By Joel Beall
Jon Rahm has been a pro for 14 months. Let that marinate for a second. Just 22, with two worldwide wins on the season, he is making his tournament debut at the PGA Championship. Got it? Exhale.
As noted earlier this week, golf’s hype machine can get overheated. An opinion embodied by Rahm. With his victory at Torrey Pines—along with a handful of impressive outings at Pebble Beach, Phoenix, Mexico and Austin—many liked Rahm to break the Masters’ rookie slump. Those prospects were amplified at Erin Hills, its length, open confines and elevated greens seemingly suited to the Spaniard’s game. Same goes for Birkdaleafter he took Ireland by storm.
Yet, with one day of major-championship play left in 2017, it’s safe to say those major ambitions were overzealous, as Rahm needs a Sunday charge just to record his first top-25 major finish as a professional.
As conveyed above, this is not a knock on Rahm’s campaign. It’s been one of passion and fire and excitement. His game—yes, the distance, but a feel and creativity around the green that’s a throwback in every sense—is a welcome addition to the growing list of young marquee players having success. But those attributes alone don’t make a complete golfer. Patience, consistency, maturity and fortitude are just as vital, facets, noted in multiple incidents, that remain a work in progress for Rahm.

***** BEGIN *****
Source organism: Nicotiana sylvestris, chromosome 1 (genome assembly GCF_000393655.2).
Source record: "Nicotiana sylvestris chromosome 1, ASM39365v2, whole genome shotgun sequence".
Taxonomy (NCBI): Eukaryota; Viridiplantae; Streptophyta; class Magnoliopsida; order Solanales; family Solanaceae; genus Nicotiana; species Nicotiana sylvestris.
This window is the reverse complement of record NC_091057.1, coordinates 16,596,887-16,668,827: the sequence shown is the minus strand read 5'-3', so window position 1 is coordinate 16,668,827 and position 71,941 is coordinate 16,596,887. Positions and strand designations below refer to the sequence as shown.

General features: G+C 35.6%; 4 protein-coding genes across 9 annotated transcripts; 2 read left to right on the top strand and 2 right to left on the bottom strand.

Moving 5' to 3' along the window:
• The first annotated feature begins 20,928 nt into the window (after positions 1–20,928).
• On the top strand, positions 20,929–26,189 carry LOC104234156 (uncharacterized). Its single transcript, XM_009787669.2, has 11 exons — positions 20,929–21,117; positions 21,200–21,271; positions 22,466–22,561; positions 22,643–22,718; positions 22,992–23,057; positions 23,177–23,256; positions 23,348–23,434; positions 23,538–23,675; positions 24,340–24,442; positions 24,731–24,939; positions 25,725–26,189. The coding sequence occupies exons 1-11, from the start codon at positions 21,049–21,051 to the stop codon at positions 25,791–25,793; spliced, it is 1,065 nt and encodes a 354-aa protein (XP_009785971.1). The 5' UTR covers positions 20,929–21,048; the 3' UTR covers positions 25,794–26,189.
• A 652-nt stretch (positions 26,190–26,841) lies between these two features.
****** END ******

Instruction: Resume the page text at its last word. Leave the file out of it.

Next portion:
We were reminded of these sentiments, both good and bad, on Saturday at Quail Hollow. The two-time Ben Hogan Award winner at Arizona State had the round of the day going, five under through 14 holes as he stood on the gettable par-5 15th. But his approach went 40 yards left of the hole, with a poor ensuing pitch leading to a six.
If he harbored any temper—one of Rahm’s noted vices—he didn’t show it on the 16th tee, blasting his drive 320 yards down the pipe. Yet his second shot sailed left into the drink, en route to a double bogey. And though he played the par-3 17th without incident, it appeared Rahm was running hot on the final hole, emotions that led to a flubbed chip and another three-putt.
The final damage: three 6s on the final four holes, erasing that five-under start to an even-par round. A day that showcased Rahm’s promise, as well as the road ahead.
“I keep accomplishing things, and maybe I’ve put too much pressure on myself,” he said on Friday. “Or maybe it’s just a few weeks I’m going to play bad a year, and it happens this year to be the majors.”
For all that’s been made about his emotional outbursts, Rahm has showed improvement in this area, albeit still flaunting a fair share of club slams throughout the week. Of greater concern has been Rahm’s conditioning, looking gassed at the end of his rounds. An observation backed by stats this week: his average was four strokes higher on the back.
Rookie walls are common, and his future remains as bright as it did in March. But Rahm’s major performances are a reminder that, at golf’s biggest stages, talent is not enough.
“It just means the best is yet to come,” Rahm said on Friday. “I choose to be positive about it.”
As he should. He’s 22, after all.